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What I Saw While Afghanistan Voted


"Hope for the best, prepare for the worst." The view from a Chinook helicopter over Ghazni Province. (Photo by Stephen McInerney)
"Hope for the best, prepare for the worst." The view from a Chinook helicopter over Ghazni Province. (Photo by Stephen McInerney)
The day before the August 20 elections in Afghanistan, Ghazni Province Governor Osman Osmani’s prediction of an 80 percent voter turnout in his region seemed dubious. Considering the deteriorating security situation and Taliban threats against voters, an 80 percent turnout would be a sign of fraud, not voter enthusiasm.

Yet preparations were obviously being made for a “high turnout,” if not an honest one. According to one analysis, Ghazni had registered 50 percent more voters than was credible. This week, the country’s Electoral Complaints Commission threw out ballots from 27 polling stations in Ghazni Province and ordered recounts at other stations.

My colleague, Steve, and I arrived from Kabul via Blackhawk helicopter to observe the election a couple of days before the vote. The new ring road linking the capital to the south was not safe enough to drive. In Ghazni, we were based with a Provincial Reconstruction Team (PRT) run by the Poles and the Americans.

The plan was for us to coordinate with U.S. officials to monitor the voting. As it turned out, they don’t travel without a military escort and, under election rules, military vehicles couldn’t go near the polling stations, where security was handled by the police. (Obviously, the Taliban don’t observe this prohibition.)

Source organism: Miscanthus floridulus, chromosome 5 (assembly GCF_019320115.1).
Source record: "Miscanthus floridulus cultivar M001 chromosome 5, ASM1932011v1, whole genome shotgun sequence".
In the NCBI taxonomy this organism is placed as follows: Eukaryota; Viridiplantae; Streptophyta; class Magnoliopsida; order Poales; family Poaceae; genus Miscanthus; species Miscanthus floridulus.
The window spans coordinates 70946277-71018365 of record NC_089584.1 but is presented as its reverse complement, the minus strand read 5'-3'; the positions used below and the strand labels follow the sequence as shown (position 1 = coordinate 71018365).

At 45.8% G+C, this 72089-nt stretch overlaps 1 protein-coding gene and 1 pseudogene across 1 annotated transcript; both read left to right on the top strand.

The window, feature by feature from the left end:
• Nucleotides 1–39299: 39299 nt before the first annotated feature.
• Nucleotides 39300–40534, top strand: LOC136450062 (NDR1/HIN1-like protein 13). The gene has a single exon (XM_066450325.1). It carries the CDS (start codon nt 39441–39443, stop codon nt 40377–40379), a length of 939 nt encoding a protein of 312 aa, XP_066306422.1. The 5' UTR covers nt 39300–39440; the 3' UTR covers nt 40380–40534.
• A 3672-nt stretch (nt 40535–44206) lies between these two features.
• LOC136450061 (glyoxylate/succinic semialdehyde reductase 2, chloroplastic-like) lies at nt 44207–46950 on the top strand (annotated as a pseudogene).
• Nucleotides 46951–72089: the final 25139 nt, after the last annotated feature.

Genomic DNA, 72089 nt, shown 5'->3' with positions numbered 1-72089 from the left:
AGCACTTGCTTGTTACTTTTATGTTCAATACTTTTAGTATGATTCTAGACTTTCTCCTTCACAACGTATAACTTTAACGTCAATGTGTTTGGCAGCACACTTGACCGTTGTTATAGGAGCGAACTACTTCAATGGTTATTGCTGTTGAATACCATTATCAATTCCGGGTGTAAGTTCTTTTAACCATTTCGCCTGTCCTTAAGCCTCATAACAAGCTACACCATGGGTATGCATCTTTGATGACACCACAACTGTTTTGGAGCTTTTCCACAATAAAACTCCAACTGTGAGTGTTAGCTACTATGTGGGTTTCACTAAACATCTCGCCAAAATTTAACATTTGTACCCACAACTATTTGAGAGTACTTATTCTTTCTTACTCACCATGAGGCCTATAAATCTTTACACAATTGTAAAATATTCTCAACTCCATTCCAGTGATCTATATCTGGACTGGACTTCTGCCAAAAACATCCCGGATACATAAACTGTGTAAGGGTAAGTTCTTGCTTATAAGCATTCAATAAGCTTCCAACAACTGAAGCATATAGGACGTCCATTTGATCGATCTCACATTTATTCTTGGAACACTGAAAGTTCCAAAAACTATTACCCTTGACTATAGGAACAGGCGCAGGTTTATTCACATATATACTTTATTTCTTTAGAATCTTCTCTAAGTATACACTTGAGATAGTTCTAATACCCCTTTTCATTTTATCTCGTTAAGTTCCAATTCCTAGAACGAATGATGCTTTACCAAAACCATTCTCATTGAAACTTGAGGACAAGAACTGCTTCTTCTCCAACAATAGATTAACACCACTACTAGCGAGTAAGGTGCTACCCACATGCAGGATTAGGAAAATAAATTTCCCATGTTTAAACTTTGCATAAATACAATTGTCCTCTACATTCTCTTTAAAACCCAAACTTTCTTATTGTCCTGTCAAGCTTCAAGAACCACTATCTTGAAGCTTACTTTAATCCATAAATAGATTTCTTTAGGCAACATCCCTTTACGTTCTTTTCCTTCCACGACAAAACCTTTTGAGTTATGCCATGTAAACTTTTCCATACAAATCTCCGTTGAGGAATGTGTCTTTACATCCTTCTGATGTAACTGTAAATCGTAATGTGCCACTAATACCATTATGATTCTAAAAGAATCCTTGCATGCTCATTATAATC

Meetings In Body Armor

We went to our meeting with the governor in body armor, escorted by impressive gentlemen from the U.S. military to the nearby OCC-P, the fortified coordination point for international coalition forces and the Afghan Army and police. Probably it was considered too dangerous to call on the governor at his office. Seeing as he’d survived three assassination attempts, including one when a suicide bomber flung himself across the windshield of a decoy car in the governor’s convoy, I thought this was a good call.

While waiting for the governor, we were told that one of his deputies, a district official, had raped a woman. According to the story, her husband then turned her over to the Taliban for indecency, or whatever it’s called, and they killed her. Initially suspended, the official was reappointed to his post. Hearing this, our Afghan interpreter announced his intention to emigrate and left the room in disgust.